News Column

Robin Gibb of the Bee Gees Dies At 62, Leaves Musical Legacy

May 21, 2012

Howard Cohen

Robin Gibb, one of the most identifiable voices in popular music for five decades and whose contribution to oft-covered pop standards in which he sang lead such as I Started a Joke, I've Gotta Get a Message to You and Holiday proved timeless, lost his fight for life Sunday. He was 62.

"The family of Robin Gibb, of the Bee Gees, announce with great sadness that Robin passed away today following his long battle with cancer and intestinal surgery," reads a statement from his family. "The family have asked that their privacy is respected at this very difficult time."

The musician and member of the Bee Gees -- with brothers Barry and Maurice -- died in London. He had lapsed into a coma in April as he battled pneumonia following a series of health complications.

Gibb emerged from the coma after nine days, astonishing his doctor, who was treating the musician for advanced colorectal cancer. Gibb was conscious and able to communicate.

Gibb, who, up until last year, had a home in South Miami, was diagnosed with colon cancer after surgery for a blocked bowel and twisted intestine in 2010, and the disease had spread to his liver.

Maurice Gibb, his twin and often songwriting partner on projects outside of the Bee Gees, died in January 2003, at age 53, at Mount Sinai Medical Center in Miami Beach after surgery for an intestinal blockage. The twins shared the hereditary intestinal condition.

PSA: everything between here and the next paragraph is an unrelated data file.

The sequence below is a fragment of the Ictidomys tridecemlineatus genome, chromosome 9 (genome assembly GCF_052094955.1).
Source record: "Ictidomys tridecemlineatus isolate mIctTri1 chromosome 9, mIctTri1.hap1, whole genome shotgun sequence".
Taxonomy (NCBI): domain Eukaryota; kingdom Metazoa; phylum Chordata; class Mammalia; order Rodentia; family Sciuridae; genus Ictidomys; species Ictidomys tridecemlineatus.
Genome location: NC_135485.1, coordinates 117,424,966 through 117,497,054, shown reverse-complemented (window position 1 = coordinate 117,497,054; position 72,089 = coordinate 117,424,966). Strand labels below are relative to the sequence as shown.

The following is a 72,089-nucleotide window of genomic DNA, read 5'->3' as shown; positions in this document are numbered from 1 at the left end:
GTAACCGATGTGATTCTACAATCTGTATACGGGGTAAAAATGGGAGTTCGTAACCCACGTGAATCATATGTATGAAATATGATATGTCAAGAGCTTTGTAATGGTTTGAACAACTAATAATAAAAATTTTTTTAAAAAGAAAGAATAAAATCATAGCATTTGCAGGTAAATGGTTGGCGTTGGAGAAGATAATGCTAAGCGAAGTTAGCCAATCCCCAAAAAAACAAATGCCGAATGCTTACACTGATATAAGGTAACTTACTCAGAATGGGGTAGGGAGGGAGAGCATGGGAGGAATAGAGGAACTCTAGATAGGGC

Youngest brother Andy Gibb, who had a successful solo career in the late 1970s, died in 1988 at age 30 of a heart ailment after battling an addiction to cocaine.

After a series of treatments, including chemotherapy and two operations, Robin Gibb appeared to have recovered from the cancer, and had planned on attending the premiere of The Titanic Requiem, his first classical work, composed with his son RJ, to commemorate the centennial of Titanic's sinking. But he underwent further intestinal surgery in March, and couldn't attend the premiere, and it was reported that doctors believed a second tumor was present before he contracted pneumonia.

"My dad has had a hard recovery from cancer," RJ told the UK's Daily Mail last month. "When you get rid of the cancer, a lot of periphery problems can occur."

Robin Gibb, who was born, as were his brothers, on the Isle of Man, found hometown success as a vocal trio in Australia but enjoyed greater exposure when they moved to England in 1967 to launch the Bee Gees. The trio's music and their image became inescapable, however, after a move to Miami Beach in the mid-1970s and an updating of their sound to incorporate R&B and dance on songs like Jive Talkin', You Should Be Dancing and Stayin' Alive.

In 1967, Otis Redding's manager approached Barry and Robin Gibb to write a song for his client. Redding would die in a plane crash before he could record To Love Somebody. The Bee Gees released their Top 20 hit version of the song on Bee Gees' 1st later that year and it eventually became one of the most covered songs in pop music history.

Robin was the quieter one, not given to spontaneous sing-a-longs on strummed guitars as Barry and Maurice were wont to do behind the scenes. During a time of familial discord, Robin even struck out on his own in 1969, released the downbeat Robin's Reign album, and for 15 months the Bee Gees carried on as a duo without him to little notice. When Robin returned, How Can You Mend a Broken Heart, featuring Robin and Barry's lead vocals, became the Bee Gees' first No. 1 single in 1971.